Independent commission to investigate future of internet freedom

A major independent commission headed by the Swedish foreign minister, Carl Bildt, was launched on Wednesday to investigate the future of the internet in the wake of the Edward Snowden revelations.

The two-year inquiry, announced at the World Economic Forum at Davos, will be wide-ranging but focus primarily on state censorship of the internet as well as the issues of privacy and surveillance raised by the Snowden leaks about America’s NSA and Britain’s GCHQ spy agencies…

Bildt, the former Swedish prime minister, said: “The rapid evolution of the net has been made possible by the open and flexible model by which it has evolved and been governed. But increasingly this is coming under attack.

“And this is happening as issues of net freedom, net security and net surveillance are increasingly debated. Net freedom is as fundamental as freedom of information and freedom of speech in our societies.”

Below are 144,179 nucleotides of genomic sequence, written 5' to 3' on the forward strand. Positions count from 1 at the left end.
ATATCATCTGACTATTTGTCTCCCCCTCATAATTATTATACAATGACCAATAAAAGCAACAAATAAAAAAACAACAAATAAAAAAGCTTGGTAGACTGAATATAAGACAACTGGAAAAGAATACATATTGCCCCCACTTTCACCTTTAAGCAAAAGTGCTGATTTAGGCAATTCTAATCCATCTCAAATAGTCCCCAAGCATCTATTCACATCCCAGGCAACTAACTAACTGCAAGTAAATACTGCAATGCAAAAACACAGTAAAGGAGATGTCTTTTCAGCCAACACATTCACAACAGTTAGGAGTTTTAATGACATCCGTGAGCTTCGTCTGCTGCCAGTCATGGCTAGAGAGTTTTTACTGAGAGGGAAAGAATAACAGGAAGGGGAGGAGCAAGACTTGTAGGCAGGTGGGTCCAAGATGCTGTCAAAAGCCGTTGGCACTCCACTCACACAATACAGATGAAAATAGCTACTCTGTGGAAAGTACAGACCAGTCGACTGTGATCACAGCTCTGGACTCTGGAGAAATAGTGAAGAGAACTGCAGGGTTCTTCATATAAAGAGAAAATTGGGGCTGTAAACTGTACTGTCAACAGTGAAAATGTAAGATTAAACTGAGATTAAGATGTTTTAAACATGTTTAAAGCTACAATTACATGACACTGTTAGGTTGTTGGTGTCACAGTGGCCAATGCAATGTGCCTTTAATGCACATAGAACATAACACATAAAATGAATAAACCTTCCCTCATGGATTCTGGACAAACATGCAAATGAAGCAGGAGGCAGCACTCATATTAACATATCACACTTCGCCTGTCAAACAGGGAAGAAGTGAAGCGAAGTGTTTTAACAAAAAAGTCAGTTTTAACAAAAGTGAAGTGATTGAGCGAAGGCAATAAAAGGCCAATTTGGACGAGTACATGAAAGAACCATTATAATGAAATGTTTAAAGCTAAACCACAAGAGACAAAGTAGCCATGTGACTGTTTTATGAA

The Obama administration on Friday announced the initial findings of a White House-organised review of the NSA. There are also inquiries by the US Congress and by the European parliament, but this is the first major independent one.

The nicest thing said about Obama’s recommendations is that they have the strength of weak tea. My characterization would be more scatalogical.

Robin Niblett, director of Chatham House, said: “The issue of internet governance is set to become one of the most pressing global policy issues of our time…”

Gordon Smith, who is to be deputy chair of the commission, said: “For many people, internet governance sounds technical and esoteric but the reality is that the issues are ‘high politics’ and of consequence to all users of the internet, present and future.”

Many of America’s geek pundits feel the United States owns the Internet and every other nation should simply follow whatever our government says should be the rules. Obedience is required by the Internet Overlords.

The battle comes up every few years, The next round will not only involve the question of global democracy; but, individual privacy and security will have to be part of the discussion.

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